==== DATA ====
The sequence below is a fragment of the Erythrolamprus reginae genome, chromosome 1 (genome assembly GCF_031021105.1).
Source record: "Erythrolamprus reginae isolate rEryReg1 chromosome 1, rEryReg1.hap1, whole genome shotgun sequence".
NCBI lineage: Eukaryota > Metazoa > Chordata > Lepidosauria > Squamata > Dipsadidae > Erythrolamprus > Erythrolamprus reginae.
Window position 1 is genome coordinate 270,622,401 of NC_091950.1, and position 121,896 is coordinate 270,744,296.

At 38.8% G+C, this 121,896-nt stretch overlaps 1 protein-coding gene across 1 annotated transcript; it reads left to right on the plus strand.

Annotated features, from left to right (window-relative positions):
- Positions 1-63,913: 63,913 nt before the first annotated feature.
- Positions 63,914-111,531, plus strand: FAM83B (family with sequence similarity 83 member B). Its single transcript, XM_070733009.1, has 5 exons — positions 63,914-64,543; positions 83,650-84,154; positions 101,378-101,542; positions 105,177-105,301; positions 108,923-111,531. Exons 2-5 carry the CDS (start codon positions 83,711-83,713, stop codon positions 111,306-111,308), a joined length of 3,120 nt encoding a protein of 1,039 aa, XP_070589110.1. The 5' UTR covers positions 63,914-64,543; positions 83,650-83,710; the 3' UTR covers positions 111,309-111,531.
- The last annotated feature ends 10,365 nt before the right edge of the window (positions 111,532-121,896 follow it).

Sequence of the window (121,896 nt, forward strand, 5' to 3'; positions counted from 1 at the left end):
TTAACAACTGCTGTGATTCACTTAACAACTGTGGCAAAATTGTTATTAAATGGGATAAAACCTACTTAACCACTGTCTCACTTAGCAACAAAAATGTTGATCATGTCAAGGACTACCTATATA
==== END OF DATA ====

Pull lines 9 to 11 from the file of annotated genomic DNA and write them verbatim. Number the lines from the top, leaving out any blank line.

- The last annotated feature ends 10,365 nt before the right edge of the window (positions 111,532-121,896 follow it).

Sequence of the window (121,896 nt, forward strand, 5' to 3'; positions counted from 1 at the left end):
TTAACAACTGCTGTGATTCACTTAACAACTGTGGCAAAATTGTTATTAAATGGGATAAAACCTACTTAACCACTGTCTCACTTAGCAACAAAAATGTTGATCATGTCAAGGACTACCTATATA